How people elect parliaments
The Legislative Assembly of Queensland has been dissolved for an early election – possibly the last time a state premier can casually choose an election date in Australia.
Once the coming November 25 state election is completed, all six of the Australian states and two major territories will have fixed four-year terms for their parliaments, with election schedules now embedded in the state and territory constitutions.
New South Wales was the first state to adopt fixed-term elections, from 1991. The other states and territories have all followed suit, with Queensland the last to change its state constitution only last year.
There remain various emergency provisions to hold early elections in cases of the collapse of confidence in a government or blocked budgets. But premiers and chief ministers will no longer be able to seek an partisan advantage from choosing the time of elections.
By contrast, the Australian national Parliament does not have fixed term election cycles. The House of Representatives can be dissolved whenever the Prime Minister advises the Governor-General to do so, with a maximum House term of three years.
The national Senate changes half its members on 1 July every third year, but Senate elections are conventionally called to be held on the same date as House elections.
In special circumstances involving blocked legislation, the Prime Minister can dissolve both national parliamentary houses – as happened in 2016.
Queensland is the only Australian state to have a unicameral parliament, after the state abolished its Legislative Council in the 1920s.
The Queensland state Legislative Assembly is now expanding from 89 to 93 members, resulting in a major review of electoral division boundaries in the past year.
The members of the Legislative Assembly are elected in single-member electoral divisions by preferential voting (the ‘Alternative Vote’).
But perhaps the most significant recent Queensland electoral system change was the late-night, unannounced legislation in 2016 to require all voters to mark preferences on their ballots for all of the candidates in their electoral division.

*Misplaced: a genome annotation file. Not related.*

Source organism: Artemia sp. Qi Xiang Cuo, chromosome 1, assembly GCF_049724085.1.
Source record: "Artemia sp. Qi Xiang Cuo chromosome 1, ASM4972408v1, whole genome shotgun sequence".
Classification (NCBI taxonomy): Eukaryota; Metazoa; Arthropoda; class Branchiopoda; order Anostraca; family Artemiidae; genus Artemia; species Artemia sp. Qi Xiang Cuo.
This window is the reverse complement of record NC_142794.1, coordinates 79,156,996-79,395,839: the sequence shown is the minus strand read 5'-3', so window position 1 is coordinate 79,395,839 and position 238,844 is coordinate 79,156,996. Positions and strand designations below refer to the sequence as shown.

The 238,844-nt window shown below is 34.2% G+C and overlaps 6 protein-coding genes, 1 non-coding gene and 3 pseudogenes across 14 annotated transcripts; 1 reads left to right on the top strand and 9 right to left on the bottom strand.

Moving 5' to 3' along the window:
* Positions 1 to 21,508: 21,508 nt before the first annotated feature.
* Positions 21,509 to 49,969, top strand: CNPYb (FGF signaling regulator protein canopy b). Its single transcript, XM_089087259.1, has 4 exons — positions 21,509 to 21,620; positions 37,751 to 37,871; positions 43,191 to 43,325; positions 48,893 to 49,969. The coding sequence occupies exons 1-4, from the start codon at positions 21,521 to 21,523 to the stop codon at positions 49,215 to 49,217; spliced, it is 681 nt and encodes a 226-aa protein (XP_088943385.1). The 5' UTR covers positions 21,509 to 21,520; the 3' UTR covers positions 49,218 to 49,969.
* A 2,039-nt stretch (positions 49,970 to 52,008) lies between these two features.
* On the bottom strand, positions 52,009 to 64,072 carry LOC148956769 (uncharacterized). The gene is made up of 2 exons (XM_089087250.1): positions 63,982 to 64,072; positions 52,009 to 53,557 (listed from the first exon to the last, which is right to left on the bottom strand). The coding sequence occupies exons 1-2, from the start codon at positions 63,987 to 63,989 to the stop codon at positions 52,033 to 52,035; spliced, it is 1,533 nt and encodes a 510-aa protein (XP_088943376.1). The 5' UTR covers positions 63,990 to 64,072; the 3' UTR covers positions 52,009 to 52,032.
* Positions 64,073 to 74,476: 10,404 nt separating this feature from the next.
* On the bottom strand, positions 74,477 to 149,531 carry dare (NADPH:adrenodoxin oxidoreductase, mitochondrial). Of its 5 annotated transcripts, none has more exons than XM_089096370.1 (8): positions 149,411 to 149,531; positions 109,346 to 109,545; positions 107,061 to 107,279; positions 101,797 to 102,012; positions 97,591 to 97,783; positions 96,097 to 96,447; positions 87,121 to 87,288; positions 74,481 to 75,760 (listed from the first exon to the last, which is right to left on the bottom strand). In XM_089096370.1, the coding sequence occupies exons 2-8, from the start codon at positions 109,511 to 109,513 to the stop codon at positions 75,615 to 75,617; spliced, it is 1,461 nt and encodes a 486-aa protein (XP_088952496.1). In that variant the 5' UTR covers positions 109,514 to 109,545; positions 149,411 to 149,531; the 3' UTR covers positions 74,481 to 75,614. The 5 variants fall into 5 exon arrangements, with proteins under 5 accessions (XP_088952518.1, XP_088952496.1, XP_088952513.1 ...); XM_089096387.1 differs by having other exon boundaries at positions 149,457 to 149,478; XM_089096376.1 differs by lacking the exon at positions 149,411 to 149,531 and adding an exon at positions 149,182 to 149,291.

In the coming election, ballots which fail to rank all of the local candidates will be invalidated, disenfranchising all such voters.
The Australian ‘compulsory preferencing‘ approach was adopted in the 1920s shortly after the nation adopted preferential voting.
But the approach now applies only in national elections and in elections in the states of Victoria, South Australia, Western Australia.
In recent decades New South Wales, Queensland and the Northern Territory shifted to ‘optional preferencing‘, in which ballots are not invalidated if voters only rank some of the available candidates.
The STV electoral systems in Tasmania and the Australian Capital Territory, and the STV voting systems for the national Senate and most of the state Legislative Councils, also use optional preferencing.
Compulsory full preferencing effectively forces supporters of minor parties and independent candidates to choose between which major party candidate they prefer.
While collecting such voter preference information is useful in determining the most favoured candidate to represent each district, many such ‘forced’ preferences are just voters filling in rankings for candidates about which they have no information or opinion, merely to complete the ballot paper validly.
Optional preferencing runs the theoretical risk of collapsing back into a simple plurality vote, yielding the same results as first-past-the-post voting.
But in the Australian context – where voters are very familiar with the power of preferential voting – a large majority of voters in the optional voting electoral systems still fill out multiple preferences.
Preferencing rule changes in Australian electoral laws over the decades have generally been taken by the partisan majority in sitting legislatures to obtain short-term political advantage.
When it passed the compulsory preferencing change last year, Queensland’s governing Labor Party hoped to round up the support of the significant number of voters supporting the Greens party.
But Labor’s partisan tactics last year have backfired, as they underestimated the rise of the more conservative One Nation party in the past year.
The political situation in Queensland going into the election is volatile. The centre-left Labor Party and the conservative Liberal-National Party (LNP) are close in the polls, with Labor leading narrowly.
The One Nation party is polling at around 13%, most likely taking more votes from the conservatives than from Labor. But in earlier polls One Nation was running at over 20% support. The 2nd and further ballot preferences of their voters are not easily predictable.
The Greens are running at around 8%, but are unlikely to win any seats. The preferences of their voters should flow strongly to Labor candidates in each electoral division.
Labor also has the advantage that the popularity of the Premier, Annastacia Palaszczuk, is strong, while the leader of the LNP, Tim Nicholls – who was Treasurer in the controversial former LNP government – is travelling much less well.
Nonetheless, One Nation is expected to win a number of seats in the divisions where their vote is strongest, possibly giving them the balance of power on the floor of the next Legislative Assembly.
More information: see the ABC’s Queensland Votes election guide.
Update: Tasmania’s leading psephologist Kevin Bonham advises that Tasmania has not actually constitutionalised four-year fixed terms, but have merely been following a very consistent practice of four-year election timing (with elections in around March, the next one due in 2018) for a few decades now.